24 A. The blockade of the Sibenik barracks began as early as the 5th of

25 May, after President Tudjman's speech as Trogir. Then MUP and volunteer

Page 9752

1 detachments, organised a wider blockade of the barracks. They cut off

2 water supply, power supply, telephone lines to the command and the

3 barracks. In and around Sibenik there were several facilities, commander

4 of the military section, the JNA home, then marine brigade, the command of

5 the sector, the docking port, the Kumane [phoen] barracks and the

6 general -- and this blockade lasted throughout the summer. And the

7 general attack started on the 15th of September 1991. And after having

8 lifted the blockade at Drnis, the command of the corps took action to lift

9 the blockade of the barracks at Sibenik, to save the members of the JNA,

10 their families, and the property of the JNA.

11 Q. Just a moment. Who issued the order for the lifting of the

12 blockades?

13 A. The order was issued by the commander of the 9th Corps, General --

14 Lieutenant General Vlado Vukovic, Vladimir Vukovic.

15 Q. When did you start implementing this order?

16 A. In the direction of Sibenik we started implementing this order on

17 the 21st of September. We reached the village of Bilice on the outskirts

18 of Sibenik by the night, and other forces from the corps command acted on

19 the right side of the river Krka on the direction between Kistanje, the

20 village of Popovici and the Sibenik bridge. This is the bridge of the

21 Dalmatian coast trunk line which connects to Zadar, Sibenik, and Split.

22 Q. Your action of the 21st of September, was it preceded by anything?

23 A. It was preceded by very difficult situation obtaining in Sibenik.

24 I can explain that. We received reports.

25 Q. I'm asking you this: When did Second Lieutenant General Vukovic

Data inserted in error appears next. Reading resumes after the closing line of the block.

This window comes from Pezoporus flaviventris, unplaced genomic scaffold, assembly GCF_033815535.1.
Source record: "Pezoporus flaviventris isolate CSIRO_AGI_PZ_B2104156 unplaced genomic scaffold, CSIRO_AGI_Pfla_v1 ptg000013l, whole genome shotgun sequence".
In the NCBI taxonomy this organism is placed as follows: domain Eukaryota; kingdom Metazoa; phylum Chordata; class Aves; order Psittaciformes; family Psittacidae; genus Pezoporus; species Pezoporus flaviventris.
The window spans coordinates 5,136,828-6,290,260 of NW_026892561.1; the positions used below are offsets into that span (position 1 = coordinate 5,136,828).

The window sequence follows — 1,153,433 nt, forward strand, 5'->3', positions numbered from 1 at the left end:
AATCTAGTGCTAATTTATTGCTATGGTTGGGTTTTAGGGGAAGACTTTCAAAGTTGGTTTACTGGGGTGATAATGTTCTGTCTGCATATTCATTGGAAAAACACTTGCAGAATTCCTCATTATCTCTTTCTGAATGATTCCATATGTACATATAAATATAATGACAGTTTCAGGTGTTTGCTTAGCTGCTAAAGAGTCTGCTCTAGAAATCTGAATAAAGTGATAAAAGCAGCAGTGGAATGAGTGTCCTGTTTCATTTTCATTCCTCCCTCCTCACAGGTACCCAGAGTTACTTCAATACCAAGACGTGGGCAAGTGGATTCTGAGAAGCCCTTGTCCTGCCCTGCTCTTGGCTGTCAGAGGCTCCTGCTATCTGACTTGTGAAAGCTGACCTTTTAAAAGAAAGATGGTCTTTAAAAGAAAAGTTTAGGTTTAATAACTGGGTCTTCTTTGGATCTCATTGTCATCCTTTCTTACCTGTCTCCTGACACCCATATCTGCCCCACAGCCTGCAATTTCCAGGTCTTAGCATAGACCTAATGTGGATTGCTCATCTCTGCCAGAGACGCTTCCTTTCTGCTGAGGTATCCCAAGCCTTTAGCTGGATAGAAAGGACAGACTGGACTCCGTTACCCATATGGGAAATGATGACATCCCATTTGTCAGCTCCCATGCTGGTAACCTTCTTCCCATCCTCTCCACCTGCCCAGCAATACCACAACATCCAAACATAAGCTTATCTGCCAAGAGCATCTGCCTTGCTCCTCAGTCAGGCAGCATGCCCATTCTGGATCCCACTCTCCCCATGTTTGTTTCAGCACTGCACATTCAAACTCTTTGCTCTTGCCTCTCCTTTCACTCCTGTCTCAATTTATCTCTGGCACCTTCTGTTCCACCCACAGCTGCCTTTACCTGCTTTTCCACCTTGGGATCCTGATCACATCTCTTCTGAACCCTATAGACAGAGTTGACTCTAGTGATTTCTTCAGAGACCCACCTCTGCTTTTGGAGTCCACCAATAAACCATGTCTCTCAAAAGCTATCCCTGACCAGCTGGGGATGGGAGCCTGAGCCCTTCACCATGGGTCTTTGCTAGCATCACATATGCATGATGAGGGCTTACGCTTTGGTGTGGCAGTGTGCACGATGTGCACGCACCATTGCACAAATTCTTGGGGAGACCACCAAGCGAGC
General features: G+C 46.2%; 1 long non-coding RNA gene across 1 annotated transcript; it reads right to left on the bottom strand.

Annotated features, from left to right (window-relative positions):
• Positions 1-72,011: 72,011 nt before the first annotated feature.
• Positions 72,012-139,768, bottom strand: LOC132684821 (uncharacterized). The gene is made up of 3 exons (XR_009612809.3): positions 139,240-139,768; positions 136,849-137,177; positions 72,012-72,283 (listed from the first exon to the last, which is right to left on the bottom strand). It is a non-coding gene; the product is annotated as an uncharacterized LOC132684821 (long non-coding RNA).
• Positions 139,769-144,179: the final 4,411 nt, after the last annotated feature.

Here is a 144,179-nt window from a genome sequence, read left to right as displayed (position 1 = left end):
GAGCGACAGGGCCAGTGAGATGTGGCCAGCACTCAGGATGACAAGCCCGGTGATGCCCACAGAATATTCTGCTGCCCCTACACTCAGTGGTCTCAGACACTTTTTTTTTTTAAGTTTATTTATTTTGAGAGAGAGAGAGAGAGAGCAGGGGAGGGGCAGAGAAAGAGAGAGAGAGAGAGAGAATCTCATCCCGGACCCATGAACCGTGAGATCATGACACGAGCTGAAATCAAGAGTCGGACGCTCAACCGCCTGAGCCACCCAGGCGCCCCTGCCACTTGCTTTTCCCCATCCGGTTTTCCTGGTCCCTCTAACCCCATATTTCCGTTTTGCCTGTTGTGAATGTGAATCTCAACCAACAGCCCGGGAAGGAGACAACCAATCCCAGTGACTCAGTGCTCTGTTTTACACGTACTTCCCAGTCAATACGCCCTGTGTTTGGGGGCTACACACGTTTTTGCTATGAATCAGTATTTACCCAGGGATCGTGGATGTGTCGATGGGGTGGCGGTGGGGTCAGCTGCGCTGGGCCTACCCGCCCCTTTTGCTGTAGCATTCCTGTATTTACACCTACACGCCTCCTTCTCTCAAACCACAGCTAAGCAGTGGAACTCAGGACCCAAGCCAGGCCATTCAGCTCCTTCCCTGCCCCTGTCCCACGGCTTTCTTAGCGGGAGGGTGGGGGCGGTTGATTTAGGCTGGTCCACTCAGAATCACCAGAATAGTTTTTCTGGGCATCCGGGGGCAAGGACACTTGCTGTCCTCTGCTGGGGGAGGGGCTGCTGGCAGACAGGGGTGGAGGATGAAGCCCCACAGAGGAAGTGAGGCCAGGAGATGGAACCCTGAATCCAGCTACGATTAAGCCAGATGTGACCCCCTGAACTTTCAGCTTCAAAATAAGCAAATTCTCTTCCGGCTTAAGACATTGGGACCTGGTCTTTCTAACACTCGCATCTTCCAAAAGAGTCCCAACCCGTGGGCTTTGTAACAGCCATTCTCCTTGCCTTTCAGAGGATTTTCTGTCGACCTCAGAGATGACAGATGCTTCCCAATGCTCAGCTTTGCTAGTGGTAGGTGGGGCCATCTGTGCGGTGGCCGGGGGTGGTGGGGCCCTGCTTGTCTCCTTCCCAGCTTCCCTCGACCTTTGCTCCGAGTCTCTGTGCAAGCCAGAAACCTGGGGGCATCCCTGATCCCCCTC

Page 9753

1 issue this order to lift the blockade of Sibenik?

2 A. On the 16th of September, and after the lifting of the blockade of

3 Drnis facilities, this was a continuation of the same order and the same

4 task with a view of lifting the blockade of -- against JNA facilities in

5 Sibenik.

6 Q. When did this action begin?

7 A. As I said, on the 16th. As I said. But when -- with regard to

8 Sibenik it started on the 21st, and when it came to Sinj, it started on

9 the 16th and the forces advancing towards Sinj connected with other units

10 on the 21st or 22nd of September, 22nd or 23rd, correction.

11 Q. What was the outcome of the action to lift the blockade of

12 Sibenik?

13 A. When we asked -- when we reached the village of Glavica towards

14 the outskirts of Sibenik, the Croatian leadership insisted that we

15 conclude a cease-fire agreement. There was talk between the federal

16 secretary of National Defence, General Kadijevic, and personally he

17 took -- talked to President Tudjman. I believe that these transcripts

18 have been discussed here. I can only say that the federal secretary

19 wanted the barracks to be de-blockaded so that forces could be withdrawn,

20 and that we do not wage war. But the final cease-fire was concluded in

21 the village of Zitnic on the 25th of September. General Vukovic signed

22 the cease-fire agreement on behalf of the JNA and on behalf of the then

23 Croatian government, who signed the agreement, was the then-maritime

24 minister, Mr. Davorin Rudolf. I know that because I was there making

25 arrangements. I believe that this was the 14th cease-fire agreement.

Page 9754

1 Q. What was arranged and agreed upon during that cease-fire?

2 A. It was agreed that all units of the JNA, all equipment and